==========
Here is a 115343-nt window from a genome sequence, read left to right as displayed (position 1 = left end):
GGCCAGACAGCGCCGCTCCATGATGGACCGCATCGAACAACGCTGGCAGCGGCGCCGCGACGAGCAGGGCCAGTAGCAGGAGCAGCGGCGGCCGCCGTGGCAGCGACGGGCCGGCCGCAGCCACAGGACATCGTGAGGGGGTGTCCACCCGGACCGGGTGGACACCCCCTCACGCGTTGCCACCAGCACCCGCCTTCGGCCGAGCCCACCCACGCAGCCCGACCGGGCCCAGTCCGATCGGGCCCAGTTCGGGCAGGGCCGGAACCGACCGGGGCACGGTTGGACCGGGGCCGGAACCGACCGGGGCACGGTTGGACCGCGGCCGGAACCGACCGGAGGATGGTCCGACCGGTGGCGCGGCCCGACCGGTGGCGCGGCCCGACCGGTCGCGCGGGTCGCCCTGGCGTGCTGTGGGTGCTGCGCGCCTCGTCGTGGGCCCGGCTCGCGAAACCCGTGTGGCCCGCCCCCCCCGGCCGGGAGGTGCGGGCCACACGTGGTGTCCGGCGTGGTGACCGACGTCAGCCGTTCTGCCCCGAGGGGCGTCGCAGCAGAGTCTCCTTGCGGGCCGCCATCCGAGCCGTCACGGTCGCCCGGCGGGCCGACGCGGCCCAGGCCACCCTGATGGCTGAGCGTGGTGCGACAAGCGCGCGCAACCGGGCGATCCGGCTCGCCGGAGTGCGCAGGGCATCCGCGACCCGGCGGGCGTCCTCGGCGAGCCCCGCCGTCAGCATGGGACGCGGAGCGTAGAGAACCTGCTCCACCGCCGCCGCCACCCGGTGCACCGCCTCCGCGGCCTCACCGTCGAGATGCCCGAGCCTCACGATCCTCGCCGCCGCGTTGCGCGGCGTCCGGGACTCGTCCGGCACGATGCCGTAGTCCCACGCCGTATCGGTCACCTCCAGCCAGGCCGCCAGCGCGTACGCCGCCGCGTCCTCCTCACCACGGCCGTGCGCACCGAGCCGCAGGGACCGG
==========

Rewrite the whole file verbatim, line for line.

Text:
Here is a 115343-nt window from a genome sequence, read left to right as displayed (position 1 = left end):
GGCCAGACAGCGCCGCTCCATGATGGACCGCATCGAACAACGCTGGCAGCGGCGCCGCGACGAGCAGGGCCAGTAGCAGGAGCAGCGGCGGCCGCCGTGGCAGCGACGGGCCGGCCGCAGCCACAGGACATCGTGAGGGGGTGTCCACCCGGACCGGGTGGACACCCCCTCACGCGTTGCCACCAGCACCCGCCTTCGGCCGAGCCCACCCACGCAGCCCGACCGGGCCCAGTCCGATCGGGCCCAGTTCGGGCAGGGCCGGAACCGACCGGGGCACGGTTGGACCGGGGCCGGAACCGACCGGGGCACGGTTGGACCGCGGCCGGAACCGACCGGAGGATGGTCCGACCGGTGGCGCGGCCCGACCGGTGGCGCGGCCCGACCGGTCGCGCGGGTCGCCCTGGCGTGCTGTGGGTGCTGCGCGCCTCGTCGTGGGCCCGGCTCGCGAAACCCGTGTGGCCCGCCCCCCCCGGCCGGGAGGTGCGGGCCACACGTGGTGTCCGGCGTGGTGACCGACGTCAGCCGTTCTGCCCCGAGGGGCGTCGCAGCAGAGTCTCCTTGCGGGCCGCCATCCGAGCCGTCACGGTCGCCCGGCGGGCCGACGCGGCCCAGGCCACCCTGATGGCTGAGCGTGGTGCGACAAGCGCGCGCAACCGGGCGATCCGGCTCGCCGGAGTGCGCAGGGCATCCGCGACCCGGCGGGCGTCCTCGGCGAGCCCCGCCGTCAGCATGGGACGCGGAGCGTAGAGAACCTGCTCCACCGCCGCCGCCACCCGGTGCACCGCCTCCGCGGCCTCACCGTCGAGATGCCCGAGCCTCACGATCCTCGCCGCCGCGTTGCGCGGCGTCCGGGACTCGTCCGGCACGATGCCGTAGTCCCACGCCGTATCGGTCACCTCCAGCCAGGCCGCCAGCGCGTACGCCGCCGCGTCCTCCTCACCACGGCCGTGCGCACCGAGCCGCAGGGACCGG